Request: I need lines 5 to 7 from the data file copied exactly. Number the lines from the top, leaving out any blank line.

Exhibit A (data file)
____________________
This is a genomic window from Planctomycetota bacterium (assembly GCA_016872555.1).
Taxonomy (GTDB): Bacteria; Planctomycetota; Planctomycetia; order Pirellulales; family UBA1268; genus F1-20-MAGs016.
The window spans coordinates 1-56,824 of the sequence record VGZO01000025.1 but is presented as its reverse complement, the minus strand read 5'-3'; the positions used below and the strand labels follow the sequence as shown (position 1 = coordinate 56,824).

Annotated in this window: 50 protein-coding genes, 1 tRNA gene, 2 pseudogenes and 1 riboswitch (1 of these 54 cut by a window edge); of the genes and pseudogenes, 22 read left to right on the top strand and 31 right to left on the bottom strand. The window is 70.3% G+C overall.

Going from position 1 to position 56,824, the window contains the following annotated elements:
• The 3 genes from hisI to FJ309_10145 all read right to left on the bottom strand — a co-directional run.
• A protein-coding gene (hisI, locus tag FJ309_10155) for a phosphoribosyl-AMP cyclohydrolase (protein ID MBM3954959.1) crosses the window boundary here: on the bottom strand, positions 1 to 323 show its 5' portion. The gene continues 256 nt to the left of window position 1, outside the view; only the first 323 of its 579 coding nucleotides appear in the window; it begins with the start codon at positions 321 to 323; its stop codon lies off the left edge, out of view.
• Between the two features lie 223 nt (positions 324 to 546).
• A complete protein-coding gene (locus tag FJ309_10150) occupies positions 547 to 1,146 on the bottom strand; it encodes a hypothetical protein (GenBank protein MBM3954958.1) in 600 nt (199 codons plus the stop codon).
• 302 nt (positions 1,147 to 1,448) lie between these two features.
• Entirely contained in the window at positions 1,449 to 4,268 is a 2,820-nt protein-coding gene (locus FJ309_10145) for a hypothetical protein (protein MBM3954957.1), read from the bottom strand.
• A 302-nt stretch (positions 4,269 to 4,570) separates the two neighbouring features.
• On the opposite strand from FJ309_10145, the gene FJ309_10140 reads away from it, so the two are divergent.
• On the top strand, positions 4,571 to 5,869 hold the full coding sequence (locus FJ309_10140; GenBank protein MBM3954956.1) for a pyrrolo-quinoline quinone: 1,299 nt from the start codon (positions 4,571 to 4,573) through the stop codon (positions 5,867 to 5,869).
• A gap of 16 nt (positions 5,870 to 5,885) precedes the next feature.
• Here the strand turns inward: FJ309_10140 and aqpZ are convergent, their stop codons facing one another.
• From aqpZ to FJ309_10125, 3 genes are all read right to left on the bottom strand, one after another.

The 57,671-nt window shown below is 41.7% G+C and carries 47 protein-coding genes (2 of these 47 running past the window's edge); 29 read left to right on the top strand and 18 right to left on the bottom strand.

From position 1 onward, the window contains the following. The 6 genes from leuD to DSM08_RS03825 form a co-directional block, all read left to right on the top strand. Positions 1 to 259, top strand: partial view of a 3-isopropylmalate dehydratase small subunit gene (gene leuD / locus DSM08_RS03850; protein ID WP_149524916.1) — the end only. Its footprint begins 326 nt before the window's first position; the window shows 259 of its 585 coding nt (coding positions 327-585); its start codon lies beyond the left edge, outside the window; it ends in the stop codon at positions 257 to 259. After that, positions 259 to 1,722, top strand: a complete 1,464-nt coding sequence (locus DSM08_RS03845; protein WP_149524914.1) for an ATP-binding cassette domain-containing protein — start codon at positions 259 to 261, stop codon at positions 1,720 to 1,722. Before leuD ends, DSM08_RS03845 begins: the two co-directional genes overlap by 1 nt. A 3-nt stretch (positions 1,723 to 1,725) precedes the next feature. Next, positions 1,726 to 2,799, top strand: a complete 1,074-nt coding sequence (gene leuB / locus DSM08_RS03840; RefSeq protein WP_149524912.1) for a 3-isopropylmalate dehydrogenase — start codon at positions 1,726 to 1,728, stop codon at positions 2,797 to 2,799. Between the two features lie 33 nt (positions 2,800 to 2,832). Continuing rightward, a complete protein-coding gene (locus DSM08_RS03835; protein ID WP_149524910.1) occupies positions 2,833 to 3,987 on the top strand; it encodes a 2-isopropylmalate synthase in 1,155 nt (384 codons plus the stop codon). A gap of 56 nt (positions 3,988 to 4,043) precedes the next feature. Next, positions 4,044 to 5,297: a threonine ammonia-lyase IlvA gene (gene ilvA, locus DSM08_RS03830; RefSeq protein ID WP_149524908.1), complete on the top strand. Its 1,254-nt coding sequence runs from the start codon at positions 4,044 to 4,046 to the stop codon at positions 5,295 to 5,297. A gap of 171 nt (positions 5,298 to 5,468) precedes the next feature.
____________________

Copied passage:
Going from position 1 to position 56,824, the window contains the following annotated elements:
• The 3 genes from hisI to FJ309_10145 all read right to left on the bottom strand — a co-directional run.
• A protein-coding gene (hisI, locus tag FJ309_10155) for a phosphoribosyl-AMP cyclohydrolase (protein ID MBM3954959.1) crosses the window boundary here: on the bottom strand, positions 1 to 323 show its 5' portion. The gene continues 256 nt to the left of window position 1, outside the view; only the first 323 of its 579 coding nucleotides appear in the window; it begins with the start codon at positions 321 to 323; its stop codon lies off the left edge, out of view.